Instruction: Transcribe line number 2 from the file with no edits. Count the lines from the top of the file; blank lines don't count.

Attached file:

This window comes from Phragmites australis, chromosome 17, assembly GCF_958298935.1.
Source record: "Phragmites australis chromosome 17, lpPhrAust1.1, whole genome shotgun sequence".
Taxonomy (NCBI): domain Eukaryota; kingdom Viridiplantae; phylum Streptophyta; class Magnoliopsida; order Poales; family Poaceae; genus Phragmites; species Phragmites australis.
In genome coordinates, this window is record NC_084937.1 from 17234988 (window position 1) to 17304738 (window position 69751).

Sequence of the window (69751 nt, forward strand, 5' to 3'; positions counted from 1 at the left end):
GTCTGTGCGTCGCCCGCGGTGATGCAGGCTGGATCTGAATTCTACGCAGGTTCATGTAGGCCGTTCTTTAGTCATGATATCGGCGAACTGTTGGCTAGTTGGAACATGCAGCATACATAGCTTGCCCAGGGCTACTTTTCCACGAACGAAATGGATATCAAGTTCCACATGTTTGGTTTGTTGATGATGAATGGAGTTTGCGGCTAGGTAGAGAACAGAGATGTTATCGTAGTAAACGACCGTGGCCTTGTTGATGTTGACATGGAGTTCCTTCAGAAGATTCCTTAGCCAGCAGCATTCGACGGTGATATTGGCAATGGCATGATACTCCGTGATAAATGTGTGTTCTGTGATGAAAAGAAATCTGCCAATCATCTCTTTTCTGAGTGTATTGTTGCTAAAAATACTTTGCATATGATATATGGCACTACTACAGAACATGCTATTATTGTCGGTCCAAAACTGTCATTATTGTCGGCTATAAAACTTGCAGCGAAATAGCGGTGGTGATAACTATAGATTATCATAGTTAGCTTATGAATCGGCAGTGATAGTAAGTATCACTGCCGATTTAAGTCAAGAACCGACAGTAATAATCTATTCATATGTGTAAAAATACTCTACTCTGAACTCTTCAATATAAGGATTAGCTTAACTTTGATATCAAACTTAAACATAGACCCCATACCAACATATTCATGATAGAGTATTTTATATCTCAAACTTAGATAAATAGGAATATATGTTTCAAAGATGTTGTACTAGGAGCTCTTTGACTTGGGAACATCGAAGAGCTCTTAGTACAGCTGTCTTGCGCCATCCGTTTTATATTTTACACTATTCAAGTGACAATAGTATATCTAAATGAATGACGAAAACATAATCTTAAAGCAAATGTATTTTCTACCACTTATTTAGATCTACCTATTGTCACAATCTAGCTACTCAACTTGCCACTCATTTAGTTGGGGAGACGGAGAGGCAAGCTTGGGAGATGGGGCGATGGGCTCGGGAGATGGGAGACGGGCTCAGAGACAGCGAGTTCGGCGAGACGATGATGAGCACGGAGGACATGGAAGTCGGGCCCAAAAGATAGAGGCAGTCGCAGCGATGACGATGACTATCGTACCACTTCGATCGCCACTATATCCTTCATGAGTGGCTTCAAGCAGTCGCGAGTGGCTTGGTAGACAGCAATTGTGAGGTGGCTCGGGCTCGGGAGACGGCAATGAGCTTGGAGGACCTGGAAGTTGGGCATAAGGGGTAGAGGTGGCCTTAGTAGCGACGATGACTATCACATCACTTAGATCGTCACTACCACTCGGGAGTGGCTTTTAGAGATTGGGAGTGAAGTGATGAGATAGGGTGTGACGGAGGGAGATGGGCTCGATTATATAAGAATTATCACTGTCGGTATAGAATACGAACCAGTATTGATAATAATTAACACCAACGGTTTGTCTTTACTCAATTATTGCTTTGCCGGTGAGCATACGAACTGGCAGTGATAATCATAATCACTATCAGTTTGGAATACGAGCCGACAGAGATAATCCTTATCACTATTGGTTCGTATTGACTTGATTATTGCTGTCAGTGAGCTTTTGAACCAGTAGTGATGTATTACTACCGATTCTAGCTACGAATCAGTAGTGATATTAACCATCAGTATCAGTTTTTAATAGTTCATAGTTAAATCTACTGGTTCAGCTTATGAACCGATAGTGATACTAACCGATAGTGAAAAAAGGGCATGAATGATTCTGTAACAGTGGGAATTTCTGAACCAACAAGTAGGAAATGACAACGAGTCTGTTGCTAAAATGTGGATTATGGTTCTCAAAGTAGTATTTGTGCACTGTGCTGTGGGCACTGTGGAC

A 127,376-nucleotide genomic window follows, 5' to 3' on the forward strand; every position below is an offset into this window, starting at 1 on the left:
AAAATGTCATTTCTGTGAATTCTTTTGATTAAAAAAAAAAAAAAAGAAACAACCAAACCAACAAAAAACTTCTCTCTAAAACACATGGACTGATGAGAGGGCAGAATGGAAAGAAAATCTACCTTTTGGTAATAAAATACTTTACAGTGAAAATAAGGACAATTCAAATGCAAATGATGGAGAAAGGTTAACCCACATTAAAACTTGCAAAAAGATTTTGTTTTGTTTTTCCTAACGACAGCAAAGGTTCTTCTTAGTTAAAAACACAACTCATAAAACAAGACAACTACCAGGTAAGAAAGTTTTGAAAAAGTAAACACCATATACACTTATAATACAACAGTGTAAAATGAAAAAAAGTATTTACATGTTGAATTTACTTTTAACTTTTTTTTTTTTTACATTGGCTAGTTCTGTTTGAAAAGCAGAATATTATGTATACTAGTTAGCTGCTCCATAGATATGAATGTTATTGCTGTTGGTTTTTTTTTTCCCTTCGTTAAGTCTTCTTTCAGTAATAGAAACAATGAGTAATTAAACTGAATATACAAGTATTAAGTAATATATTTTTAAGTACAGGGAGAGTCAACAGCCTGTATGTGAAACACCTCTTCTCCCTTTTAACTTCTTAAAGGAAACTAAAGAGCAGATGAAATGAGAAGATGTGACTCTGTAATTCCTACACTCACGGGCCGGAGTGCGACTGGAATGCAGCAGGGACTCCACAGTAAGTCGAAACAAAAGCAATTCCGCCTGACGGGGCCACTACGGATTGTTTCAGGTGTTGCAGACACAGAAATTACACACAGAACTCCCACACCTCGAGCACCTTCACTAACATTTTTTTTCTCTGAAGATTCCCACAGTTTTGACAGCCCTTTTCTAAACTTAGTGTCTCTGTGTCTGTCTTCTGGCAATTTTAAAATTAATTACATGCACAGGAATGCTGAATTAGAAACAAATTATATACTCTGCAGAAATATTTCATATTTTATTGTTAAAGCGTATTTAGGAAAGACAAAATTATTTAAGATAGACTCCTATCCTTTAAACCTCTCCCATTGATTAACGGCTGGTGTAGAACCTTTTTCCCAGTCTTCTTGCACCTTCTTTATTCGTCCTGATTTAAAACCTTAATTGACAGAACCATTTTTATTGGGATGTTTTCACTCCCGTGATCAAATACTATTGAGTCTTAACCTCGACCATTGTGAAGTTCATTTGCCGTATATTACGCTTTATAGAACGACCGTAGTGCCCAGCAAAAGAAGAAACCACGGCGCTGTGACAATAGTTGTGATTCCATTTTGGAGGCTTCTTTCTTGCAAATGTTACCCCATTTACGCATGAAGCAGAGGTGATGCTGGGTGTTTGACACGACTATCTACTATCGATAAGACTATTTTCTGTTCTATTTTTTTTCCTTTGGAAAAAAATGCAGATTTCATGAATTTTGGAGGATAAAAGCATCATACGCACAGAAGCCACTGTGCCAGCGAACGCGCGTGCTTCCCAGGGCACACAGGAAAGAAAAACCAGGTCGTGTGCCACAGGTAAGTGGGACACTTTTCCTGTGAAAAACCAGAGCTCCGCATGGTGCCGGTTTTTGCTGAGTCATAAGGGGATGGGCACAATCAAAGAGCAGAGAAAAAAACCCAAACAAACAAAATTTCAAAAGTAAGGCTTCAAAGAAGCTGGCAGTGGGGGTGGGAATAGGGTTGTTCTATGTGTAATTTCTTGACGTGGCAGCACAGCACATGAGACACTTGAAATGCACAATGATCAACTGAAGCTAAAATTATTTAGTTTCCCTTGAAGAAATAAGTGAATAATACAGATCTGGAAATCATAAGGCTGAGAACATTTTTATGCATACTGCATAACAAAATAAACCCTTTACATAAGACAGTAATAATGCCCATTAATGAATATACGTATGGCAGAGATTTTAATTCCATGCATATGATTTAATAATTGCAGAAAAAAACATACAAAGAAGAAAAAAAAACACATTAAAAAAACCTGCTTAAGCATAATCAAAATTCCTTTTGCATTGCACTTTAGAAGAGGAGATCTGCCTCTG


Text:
Source record: "Phragmites australis chromosome 17, lpPhrAust1.1, whole genome shotgun sequence".